J-Stars Victory Plus — 3Q2020 issue

Jump into this fan­tas­tic anime series brawler

If you’re a manga afi­cionado like me, you’ve heard of Shonen Jump mag­a­zine. For 50 years, Japan-based pub­lisher Shueisha Inc. brought to the world to leg­endary char­ac­ters such as Son Goku, Mon­key D. Luffy and Naruto Uzi­maki. With these char­ac­ters and their respec­tive series, they became overnight hits in Japan with var­i­ous movies, mer­chan­dise (includ­ing video games) and sep­a­rate graphic nov­els. It was only a mat­ter of time that the SJ phe­nom­e­non would branch out to the rest of the world being pub­lished in var­i­ous lan­guages includ­ing Eng­lish. Shonen Jump, undis­put­edly, has become the stan­dard of intro­duc­ing new anime and manga series. J-Stars Vic­tory VS+ is an exam­ple of that stan­dard.

Pub­lished by Namco Bandai and co-developed with Spike Chun­soft, J-Stars takes more than 50 char­ac­ters from 32 series within the Shonen Jump uni­verse and pits them against each other in var­i­ous loca­tions within each SJ series. The story mode con­sists of each SJ char­ac­ter prepar­ing for the “Jump Bat­tle Tour­na­ment,” devised by the god of Jump World to deter­mine its strongest cham­pi­ons who will defend it from evil forces pos­ing as strong fight­ers.

Within the story mode there are four arcs: Dynamic with Luffy, Hope with Naruto, Inves­ti­ga­tion with Toriko and Goku and Pur­suit with Ichigo. Regard­less of the arc you choose, your char­ac­ter and their respec­tive com­rades will face off against oth­ers to obtain essen­tial parts for your pro­vided ship and badges required to enter the tour­na­ment. I like the story mode, and I also like that the arcade ver­sus mode is an option when you just want to pit char­ac­ters against each other to see who would win.
Con­trol is sim­ple, which has your char­ac­ters roam free dur­ing bat­tle to pull off their sig­na­ture moves along with a Dragon Ball-styled map to track the battle’s progress. How­ever, the down­side is the game cam­era: It moves wildly about and con­stantly requires adjust­ment. At the end of each suc­cess­ful bat­tle, your char­ac­ters not only gain expe­ri­ence points, but also gain cur­rency called “jump coins,” which upgrades skills and cloth­ing and unlocks var­i­ous theme music and addi­tional char­ac­ters to strengthen your team.

All of the sound in the game is cour­tesy of Namco Bandai’s excel­lent sound depart­ment and the use of Dolby Dig­i­tal. There isn’t an Eng­lish voice track in J-Stars, but the Japan­ese voice track for each char­ac­ter is per­formed per­fectly, as if you’re watch­ing a Shonen Jump anime. J-Stars Vic­tory VS+ is per­fect for an anime con­ven­tion tour­na­ment or if you want to spend a day with friends immers­ing your­selves in Shonen Jump lore.

This anime-infused brawler is another tes­ta­ment to Shonen Jump’s recog­ni­tion of being a leader in global pop cul­ture and how anime and manga are quickly becom­ing visual arts that aren’t just for kids.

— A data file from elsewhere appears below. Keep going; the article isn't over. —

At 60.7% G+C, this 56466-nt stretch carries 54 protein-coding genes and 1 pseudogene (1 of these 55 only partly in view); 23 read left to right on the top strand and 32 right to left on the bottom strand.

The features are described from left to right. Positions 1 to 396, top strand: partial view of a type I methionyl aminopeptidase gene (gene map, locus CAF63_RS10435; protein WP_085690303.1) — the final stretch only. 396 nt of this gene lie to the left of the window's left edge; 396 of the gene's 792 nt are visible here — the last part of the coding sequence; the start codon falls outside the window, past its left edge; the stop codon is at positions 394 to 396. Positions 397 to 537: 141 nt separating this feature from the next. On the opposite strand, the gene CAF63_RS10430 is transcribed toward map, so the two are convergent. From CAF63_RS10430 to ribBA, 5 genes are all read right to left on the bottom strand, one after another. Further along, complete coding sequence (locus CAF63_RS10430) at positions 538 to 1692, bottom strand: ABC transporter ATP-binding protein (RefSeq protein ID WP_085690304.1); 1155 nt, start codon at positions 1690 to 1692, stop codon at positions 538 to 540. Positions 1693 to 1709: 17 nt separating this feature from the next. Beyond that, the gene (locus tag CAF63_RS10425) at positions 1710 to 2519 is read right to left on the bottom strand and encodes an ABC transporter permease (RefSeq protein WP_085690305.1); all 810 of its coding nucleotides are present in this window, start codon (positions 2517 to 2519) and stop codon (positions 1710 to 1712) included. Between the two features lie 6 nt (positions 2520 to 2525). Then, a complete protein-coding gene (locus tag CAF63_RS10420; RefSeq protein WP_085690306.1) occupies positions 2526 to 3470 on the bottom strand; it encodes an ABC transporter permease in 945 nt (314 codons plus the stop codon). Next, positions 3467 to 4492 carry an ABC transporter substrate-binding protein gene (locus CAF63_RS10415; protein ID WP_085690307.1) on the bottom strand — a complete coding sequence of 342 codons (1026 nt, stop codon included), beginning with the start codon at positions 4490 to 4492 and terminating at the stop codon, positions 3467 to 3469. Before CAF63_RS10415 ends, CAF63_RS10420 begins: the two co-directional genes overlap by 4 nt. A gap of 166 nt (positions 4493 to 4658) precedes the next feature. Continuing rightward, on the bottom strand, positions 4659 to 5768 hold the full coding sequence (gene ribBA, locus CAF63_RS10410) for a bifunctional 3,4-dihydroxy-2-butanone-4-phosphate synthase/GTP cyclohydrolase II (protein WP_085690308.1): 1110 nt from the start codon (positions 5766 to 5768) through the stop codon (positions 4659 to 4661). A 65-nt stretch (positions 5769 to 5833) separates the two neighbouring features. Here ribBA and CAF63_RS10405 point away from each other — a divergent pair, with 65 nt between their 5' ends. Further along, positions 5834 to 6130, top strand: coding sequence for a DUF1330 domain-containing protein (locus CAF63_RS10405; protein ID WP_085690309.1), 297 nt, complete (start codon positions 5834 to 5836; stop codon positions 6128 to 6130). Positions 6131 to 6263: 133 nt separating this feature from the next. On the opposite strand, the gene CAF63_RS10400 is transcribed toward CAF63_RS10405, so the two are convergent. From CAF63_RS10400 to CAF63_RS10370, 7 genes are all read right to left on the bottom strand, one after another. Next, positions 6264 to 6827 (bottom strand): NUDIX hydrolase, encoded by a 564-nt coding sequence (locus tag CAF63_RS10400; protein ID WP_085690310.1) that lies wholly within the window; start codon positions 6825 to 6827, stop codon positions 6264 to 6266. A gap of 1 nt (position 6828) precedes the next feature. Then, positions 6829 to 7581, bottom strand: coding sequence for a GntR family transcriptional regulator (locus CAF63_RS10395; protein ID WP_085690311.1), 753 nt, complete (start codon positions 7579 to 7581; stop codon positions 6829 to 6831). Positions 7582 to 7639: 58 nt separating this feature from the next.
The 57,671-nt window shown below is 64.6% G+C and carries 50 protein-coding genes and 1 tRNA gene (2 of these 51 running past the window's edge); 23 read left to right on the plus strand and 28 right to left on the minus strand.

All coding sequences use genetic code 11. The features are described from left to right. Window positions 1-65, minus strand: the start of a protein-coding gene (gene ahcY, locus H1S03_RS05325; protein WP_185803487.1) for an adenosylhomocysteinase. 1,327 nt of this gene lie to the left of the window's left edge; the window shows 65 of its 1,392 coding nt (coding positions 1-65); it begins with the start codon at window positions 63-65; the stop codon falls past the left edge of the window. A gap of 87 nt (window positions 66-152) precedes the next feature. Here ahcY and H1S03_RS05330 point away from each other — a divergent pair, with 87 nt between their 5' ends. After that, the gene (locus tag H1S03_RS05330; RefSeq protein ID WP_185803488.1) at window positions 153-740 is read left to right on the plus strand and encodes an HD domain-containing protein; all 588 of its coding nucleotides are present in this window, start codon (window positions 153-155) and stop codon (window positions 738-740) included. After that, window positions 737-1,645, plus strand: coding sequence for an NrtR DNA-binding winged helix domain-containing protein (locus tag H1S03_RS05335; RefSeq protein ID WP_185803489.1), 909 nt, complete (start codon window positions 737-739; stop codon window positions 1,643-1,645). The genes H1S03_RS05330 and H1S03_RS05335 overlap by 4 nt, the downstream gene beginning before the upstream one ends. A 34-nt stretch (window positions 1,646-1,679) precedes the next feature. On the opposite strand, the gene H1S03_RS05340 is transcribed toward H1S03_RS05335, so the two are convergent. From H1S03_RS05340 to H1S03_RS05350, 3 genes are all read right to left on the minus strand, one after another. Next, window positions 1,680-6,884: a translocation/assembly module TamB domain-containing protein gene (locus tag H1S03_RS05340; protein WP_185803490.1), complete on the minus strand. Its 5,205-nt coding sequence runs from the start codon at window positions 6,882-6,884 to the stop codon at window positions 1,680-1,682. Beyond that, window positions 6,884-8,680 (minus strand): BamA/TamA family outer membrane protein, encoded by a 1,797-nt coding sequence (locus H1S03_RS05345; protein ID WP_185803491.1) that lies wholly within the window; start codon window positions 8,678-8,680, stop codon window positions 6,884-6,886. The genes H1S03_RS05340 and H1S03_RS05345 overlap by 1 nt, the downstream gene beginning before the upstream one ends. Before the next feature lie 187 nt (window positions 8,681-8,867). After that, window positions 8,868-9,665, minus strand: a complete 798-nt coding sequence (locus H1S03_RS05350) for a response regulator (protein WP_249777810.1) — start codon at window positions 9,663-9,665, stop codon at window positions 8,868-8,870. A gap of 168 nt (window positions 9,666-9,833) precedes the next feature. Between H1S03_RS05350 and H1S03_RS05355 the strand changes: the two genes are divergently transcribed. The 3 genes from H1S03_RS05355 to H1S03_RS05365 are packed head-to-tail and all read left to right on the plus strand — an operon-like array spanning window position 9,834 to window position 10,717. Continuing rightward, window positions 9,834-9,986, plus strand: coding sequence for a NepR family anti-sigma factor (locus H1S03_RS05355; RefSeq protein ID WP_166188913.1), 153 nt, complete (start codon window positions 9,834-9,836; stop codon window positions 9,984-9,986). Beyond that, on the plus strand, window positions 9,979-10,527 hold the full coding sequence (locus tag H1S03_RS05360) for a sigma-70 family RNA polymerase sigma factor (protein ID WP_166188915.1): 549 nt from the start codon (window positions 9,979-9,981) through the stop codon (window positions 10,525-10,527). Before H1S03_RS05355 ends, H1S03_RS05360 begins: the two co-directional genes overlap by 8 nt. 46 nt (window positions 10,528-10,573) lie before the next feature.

Fun facts

  • J-Stars Vic­tory+ was billed as the “ulti­mate Jump game,” com­bin­ing past and newer jump titles.
  • Unlike “Tat­sunoko vs. Cap­com: Cross Gen­er­a­tion of Heroes,” licens­ing for all the Jump char­ac­ters was not a seri­ous issue. Accord­ing to pro­ducer Koji Naka­jima, the real prob­lem was deter­min­ing actions for char­ac­ters that do not fight. Solv­ing this prob­lem required numer­ous nego­ti­a­tions with Shueisha and the respected licensee for each series to deter­mine what was and was not accept­able for those characters.
  • J-Stars Vic­tory VS + intro­duced the “new class” of SJ series such as The Dis­as­trous Life of Saiki K., Gin­tama, To Love Ru and Reborn!. These titles have been licensed for North Amer­ica by var­i­ous anime and manga distributors.

Retro Replay — Vampire Darkstalkers Collection — 3Q2020 issue

A bit­ing good collection

Col­lec­tions come a dime a dozen these days. Every­one wants to have a pack­age of their best fight­ing games and then upsell them for the next cou­ple of gen­er­a­tions since the cur­rent con­sole might not have back­ward com­pat­i­bil­ity. Cap­com is no stranger to this, hav­ing released sev­eral Street Fighter col­lec­tions over the years. The final game series to get this treat­ment was Dark­stalk­ers aka Vam­pire in Japan with the Vam­pire Col­lec­tion.
For those who are unini­ti­ated, Cap­com does make fight­ing games beyond Street Fighter: Vam­pire doesn’t get as much due and press as Street Fighter but is just as good. But let’s get into the meat and pota­toes of why you’re here: Is the col­lec­tion any good? I can resound­ingly answer yes. It’s every­thing you’d want of the Vam­pire series, includ­ing games that never made it to the U.S.

Mak­ing up the col­lec­tion are Vampire/Darkstalkers, Vam­pire Hunter/Darkstalkers 2, Vam­pire Savior/Darkstalkers 3, Vam­pire Hunter 2, Vam­pire Sav­ior 2 and what Cap­com calls a hyper ver­sion of Sav­ior 2, which pits all ver­sions of the char­ac­ters against each other. In those five games is a deep fight­ing game engine with great mechan­ics and an inter­est­ing sto­ry­line that invokes mon­sters of mythology.

The game­play style didn’t change too much between games but it’s unique and has char­ac­ter enough to encour­age even the most hard­ened street fighter to come back and learn more. There are advanced tech­niques such as Dark Force and chains to learn as well as movesets that require some con­troller gym­nas­tics to mas­ter. The char­ac­ter design in each of the collection’s games is a bit wonky from the age of Capcom’s over­styl­ized car­toon­ish era of hand-drawn sprites but it doesn’t look terrible.